Arizona companies shed workers last month but the state’s jobless rate still dropped a tenth of a point.
New figures from the state Office of Economic Opportunity put the seasonally adjusted unemployment rate for July at 4.6 percent. That compares with the U.S. rate of 3.9 percent, which also is down by a tenth of a point.
But the total number of people working, as reported by employers, dropped 17,500.
Part of what’s behind that apparent disparity is that phrase “seasonally adjusted.”
Put simply, it’s not unusual for Arizona to lose workers in July.
Most of the change is from people in education like custodians and food service who are technically “unemployed” when the school year ends. But hotels, bars and restaurants also shed jobs as tourism dries up, particularly in the state’s two largest metro areas.
But here’s the thing: That month-over-month drop of 17,500 jobs overall and 4,400 in the private sector is less than what Arizona has been experiencing since the end of the recession. So fewer jobs lost than normal translates to a lower unemployment rate.
And there’s something else: The number of jobs gained or lost is based on surveys of employers; the unemployment rate is based on a survey of people, whether they’re working and, if not, whether they’re looking for work. And the two surveys don’t always align.
Statistical issues aside, there are other signs of an improving economy.
One is a separate figure kept by the state of the percentage of people who have part-time jobs — meaning they’re counted as “employed” — but are looking for full-time work.
That figure peaked in Arizona at 18.7 percent in 2011. By a year ago it had dropped to 10.5 percent and now is at 9.1 percent.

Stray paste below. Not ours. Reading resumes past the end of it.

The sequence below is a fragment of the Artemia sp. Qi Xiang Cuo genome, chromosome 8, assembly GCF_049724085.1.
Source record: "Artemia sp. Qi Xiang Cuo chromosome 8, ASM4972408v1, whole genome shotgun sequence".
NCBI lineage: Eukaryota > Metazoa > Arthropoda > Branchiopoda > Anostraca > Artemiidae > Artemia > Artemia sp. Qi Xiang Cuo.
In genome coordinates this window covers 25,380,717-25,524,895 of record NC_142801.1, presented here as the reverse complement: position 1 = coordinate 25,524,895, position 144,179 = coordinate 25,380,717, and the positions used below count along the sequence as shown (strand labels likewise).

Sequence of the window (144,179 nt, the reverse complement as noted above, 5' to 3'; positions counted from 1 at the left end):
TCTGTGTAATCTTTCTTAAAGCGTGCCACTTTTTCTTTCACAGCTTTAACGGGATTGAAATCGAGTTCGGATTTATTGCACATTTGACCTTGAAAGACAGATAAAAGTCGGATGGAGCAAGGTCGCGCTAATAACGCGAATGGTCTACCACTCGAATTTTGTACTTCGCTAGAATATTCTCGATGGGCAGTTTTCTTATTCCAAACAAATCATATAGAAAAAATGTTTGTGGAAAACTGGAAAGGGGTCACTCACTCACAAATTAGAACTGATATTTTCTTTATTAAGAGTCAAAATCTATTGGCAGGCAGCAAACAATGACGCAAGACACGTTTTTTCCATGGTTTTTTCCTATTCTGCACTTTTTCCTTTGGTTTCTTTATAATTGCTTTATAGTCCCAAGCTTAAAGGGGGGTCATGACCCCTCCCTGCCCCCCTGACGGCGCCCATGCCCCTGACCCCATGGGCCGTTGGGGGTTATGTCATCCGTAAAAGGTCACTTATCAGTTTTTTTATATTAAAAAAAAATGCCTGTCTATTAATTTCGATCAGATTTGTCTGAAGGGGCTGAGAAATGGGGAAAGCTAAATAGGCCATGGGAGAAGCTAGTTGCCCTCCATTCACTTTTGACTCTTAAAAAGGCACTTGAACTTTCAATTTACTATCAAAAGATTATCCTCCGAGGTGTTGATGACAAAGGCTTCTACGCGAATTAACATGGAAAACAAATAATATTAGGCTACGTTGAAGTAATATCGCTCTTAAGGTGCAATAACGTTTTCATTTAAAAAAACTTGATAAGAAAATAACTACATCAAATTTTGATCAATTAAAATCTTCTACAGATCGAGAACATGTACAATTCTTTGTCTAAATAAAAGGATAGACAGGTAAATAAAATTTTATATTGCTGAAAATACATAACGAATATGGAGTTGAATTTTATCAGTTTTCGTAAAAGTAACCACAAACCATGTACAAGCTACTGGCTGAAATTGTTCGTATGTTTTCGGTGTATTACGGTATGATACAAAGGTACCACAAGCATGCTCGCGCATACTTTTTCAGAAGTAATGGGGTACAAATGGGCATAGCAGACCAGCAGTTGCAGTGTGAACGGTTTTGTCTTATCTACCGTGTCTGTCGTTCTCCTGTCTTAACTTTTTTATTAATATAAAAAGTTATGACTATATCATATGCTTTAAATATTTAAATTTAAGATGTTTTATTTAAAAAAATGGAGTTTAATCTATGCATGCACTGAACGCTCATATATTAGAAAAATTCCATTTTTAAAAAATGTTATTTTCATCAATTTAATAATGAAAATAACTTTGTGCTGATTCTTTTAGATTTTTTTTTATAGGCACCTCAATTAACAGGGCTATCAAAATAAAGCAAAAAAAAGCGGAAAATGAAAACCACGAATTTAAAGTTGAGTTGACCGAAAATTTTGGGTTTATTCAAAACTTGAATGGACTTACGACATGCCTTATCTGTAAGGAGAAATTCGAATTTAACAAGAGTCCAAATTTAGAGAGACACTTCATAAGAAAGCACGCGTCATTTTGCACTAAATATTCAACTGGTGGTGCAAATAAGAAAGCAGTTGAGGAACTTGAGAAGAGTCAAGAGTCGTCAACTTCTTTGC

Doug Walls, the agency’s research administrator, said that means more of these people are finding those full-time jobs they want.
Looking at individual sectors of the Arizona economy, Walls said jobs in leisure and hospitality — those hotel, restaurant and bar workers — dropped by 3,600 between June and July.
But that pattern is not statewide.
“There are some gains around the state, primarily in our northern metro areas,” Walls said, saying it comes as “individuals from the lower half of the state escape up north to beat the heat.”
Coconino County, for example, added 300 employees in this sector, with similar gains in Mohave County. Even Cochise County picked up a few new jobs.
But in Yavapai County, hotels, bars and restaurants actually saw employment drop by 200 between June and July.
Elsewhere in the economy, manufacturing continues to add jobs, growing 5.1 percent in the past year led largely by sharp gains in hiring by companies that make computers and electronic parts. Still, Walls said the industry has not fully recovered from the job losses of the recession.
Overall, Walls said Arizona is outperforming the national economy, not just in pure numbers but also in the breadth of the state’s recovery.
For example, that 5.1 percent year-over-year growth in manufacturing compares to 2.6 for the rest of the country. And construction employment in Arizona is up 10 percent in the past year, versus 4.2 percent for the nation as a whole.